Upper row: Dorsal view of a chronological series of artifacts classified as Tools/hand axes. Earliest at left. Bottom row, from the left: Dorsal view three artifacts classified as cleavers; Dorsal view of six artifacts classified as picks (From "The characteristics and chronology of the earliest Acheulean at Konso, Ethiopia," by Yonas Beyene et al.PNAS, published online before print January 28, 2013, doi: 10.1073/pnas.1221285110) [scale in cm]. 
In the past I've received a little back-chat having to do with the Oldowan classification, which still retains the vestiges of the formed tool paradigm. I think it's fair to say that those classifications are still present in the minds of lower palaeolithic archaeologists. To give you an idea of how far back in time such categories as handaxe, cleaver and pick are pushed, have a look at the illustration below, from CJ Lepre, et al. "An earlier origin for the Acheulian." Nature 477(7362):82-5, . 2011. doi: 10.1038/nature10372. I'm fairly sure that to call this assemblage Acheulean is a bit fantastic.
Supplementary Figure 2: World’s oldest known Acheulean (ca. 1.76 Ma) from KS4, West Turkana (Kenya). Photo P.-J.Texier © MPK/WTAP, from Supp. Ref. 5. Top: Partial crude handaxe made on a flat large phonolite cobble. Middle: Pick-like tool with a trihedral section, made on a thick split phonolite pebble. Bottom: Partial crude handaxe made on a thick split phonolite pebble. From CJ Lepre, et al. "An earlier origin for the Acheulian." Nature 477(7362), 82-5, 2011. doi: 10.1038/nature10372.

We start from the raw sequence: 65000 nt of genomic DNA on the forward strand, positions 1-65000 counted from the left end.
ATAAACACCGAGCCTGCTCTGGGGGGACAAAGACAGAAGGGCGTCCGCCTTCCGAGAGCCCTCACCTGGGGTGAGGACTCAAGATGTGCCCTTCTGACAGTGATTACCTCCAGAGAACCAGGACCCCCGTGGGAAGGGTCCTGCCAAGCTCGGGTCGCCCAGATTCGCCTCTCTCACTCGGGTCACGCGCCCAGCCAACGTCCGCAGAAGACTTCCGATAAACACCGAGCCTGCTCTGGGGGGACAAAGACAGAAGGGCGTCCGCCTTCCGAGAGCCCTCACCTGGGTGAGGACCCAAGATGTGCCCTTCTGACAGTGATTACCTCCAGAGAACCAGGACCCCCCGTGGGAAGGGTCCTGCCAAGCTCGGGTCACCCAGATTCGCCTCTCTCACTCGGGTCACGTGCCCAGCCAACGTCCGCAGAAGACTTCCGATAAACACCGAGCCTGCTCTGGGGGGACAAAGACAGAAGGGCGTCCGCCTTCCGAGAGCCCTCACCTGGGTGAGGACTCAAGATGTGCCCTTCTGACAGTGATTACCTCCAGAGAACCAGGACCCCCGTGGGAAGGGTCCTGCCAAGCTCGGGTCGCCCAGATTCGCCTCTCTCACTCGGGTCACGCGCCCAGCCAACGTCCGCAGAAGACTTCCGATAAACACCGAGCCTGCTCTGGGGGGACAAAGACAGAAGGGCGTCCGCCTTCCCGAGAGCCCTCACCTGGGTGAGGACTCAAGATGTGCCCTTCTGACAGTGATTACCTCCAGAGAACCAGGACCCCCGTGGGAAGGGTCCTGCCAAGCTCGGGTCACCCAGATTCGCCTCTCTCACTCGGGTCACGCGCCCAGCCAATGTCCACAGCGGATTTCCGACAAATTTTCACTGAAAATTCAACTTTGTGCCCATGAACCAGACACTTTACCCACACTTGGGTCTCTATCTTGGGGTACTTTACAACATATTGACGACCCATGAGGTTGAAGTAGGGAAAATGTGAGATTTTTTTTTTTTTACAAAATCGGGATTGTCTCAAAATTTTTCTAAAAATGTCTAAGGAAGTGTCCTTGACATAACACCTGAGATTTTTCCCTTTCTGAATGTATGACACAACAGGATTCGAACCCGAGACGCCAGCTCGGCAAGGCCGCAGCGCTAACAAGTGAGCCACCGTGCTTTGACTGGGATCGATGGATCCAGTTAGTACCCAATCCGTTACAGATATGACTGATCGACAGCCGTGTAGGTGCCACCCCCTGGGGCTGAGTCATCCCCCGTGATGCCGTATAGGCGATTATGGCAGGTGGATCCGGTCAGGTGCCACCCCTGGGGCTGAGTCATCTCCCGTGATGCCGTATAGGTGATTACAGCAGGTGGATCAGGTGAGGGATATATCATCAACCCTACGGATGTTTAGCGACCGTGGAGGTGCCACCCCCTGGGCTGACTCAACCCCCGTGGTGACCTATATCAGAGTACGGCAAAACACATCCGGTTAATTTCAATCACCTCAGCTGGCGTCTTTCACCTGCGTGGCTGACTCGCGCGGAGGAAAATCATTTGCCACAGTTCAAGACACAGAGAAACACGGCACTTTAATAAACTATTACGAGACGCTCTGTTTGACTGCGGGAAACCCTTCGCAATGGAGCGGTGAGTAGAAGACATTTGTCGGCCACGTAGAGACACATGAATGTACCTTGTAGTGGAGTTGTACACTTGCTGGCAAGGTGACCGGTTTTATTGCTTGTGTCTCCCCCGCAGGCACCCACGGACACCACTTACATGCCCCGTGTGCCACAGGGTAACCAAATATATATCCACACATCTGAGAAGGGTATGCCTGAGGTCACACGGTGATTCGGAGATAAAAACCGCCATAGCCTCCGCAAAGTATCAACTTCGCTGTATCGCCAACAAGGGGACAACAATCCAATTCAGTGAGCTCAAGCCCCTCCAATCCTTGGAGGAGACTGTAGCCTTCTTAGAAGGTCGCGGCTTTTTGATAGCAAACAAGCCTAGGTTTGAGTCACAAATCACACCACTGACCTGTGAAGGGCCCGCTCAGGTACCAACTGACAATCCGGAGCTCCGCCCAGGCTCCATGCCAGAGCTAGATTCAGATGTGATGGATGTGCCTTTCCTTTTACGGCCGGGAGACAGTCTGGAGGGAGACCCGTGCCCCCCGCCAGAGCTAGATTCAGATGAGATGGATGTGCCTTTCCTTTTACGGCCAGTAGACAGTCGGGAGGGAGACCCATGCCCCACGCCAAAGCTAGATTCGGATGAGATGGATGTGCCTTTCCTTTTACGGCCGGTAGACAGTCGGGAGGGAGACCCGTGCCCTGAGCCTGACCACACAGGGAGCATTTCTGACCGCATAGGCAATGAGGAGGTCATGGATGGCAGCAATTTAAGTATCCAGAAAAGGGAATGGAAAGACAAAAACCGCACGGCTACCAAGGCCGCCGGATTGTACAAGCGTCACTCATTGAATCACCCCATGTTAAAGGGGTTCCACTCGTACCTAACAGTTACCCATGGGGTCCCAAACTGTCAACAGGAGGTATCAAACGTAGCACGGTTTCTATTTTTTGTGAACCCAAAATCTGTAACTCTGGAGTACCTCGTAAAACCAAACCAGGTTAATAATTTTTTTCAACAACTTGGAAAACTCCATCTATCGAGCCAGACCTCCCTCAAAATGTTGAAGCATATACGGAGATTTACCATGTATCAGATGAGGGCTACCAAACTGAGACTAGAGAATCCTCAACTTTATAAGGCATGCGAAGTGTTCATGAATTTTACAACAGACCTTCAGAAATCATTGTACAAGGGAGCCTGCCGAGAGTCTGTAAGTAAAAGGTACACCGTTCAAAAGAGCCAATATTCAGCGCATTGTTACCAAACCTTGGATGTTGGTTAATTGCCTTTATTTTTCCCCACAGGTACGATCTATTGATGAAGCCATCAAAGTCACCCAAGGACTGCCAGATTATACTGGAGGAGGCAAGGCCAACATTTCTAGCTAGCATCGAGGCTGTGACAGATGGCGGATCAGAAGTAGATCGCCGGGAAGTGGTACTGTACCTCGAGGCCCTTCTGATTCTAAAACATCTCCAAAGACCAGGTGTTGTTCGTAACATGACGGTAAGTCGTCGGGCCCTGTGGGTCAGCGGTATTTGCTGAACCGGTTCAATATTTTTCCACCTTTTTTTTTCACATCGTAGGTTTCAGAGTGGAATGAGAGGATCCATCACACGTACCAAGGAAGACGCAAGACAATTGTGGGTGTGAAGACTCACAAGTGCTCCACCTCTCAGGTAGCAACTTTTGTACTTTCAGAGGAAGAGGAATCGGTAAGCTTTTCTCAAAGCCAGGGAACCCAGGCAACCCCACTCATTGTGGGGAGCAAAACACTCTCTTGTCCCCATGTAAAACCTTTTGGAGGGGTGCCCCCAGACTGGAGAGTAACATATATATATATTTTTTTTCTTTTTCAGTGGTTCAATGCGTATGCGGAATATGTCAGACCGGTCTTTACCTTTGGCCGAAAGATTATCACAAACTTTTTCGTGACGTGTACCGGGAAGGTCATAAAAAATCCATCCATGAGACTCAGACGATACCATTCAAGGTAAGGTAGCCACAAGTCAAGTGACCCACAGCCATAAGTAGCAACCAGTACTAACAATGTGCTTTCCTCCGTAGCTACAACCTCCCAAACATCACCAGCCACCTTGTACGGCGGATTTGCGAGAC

"Partial crude handaxe? You've gotta be joking! Pick-like tool?? Then another partial crude handaxe!? This was the best they could come up with as examples of the Acheulean at 1.76 Ma? No wonder Beyene et al. are a little suspicious of Lepre et al.'s characterization of the Kokiselei assemblage as Acheulean. If this is the best they've got... they really have no leg to stand on. From what their readers are presented, there's nothing here but a few Oldowan cores. The point here is that the archaeologists imbued these crudely flaked lumps of rock with the finished artifact paradigm that permeates the post-Oldowan periods, and as a result they've fallen prey to their own presuppositions.

I'm going to stop now. Cross your fingers that the next Very Important Article that comes within my sight has something to do with an area and a time other than the Pleistocene of Africa and Asia.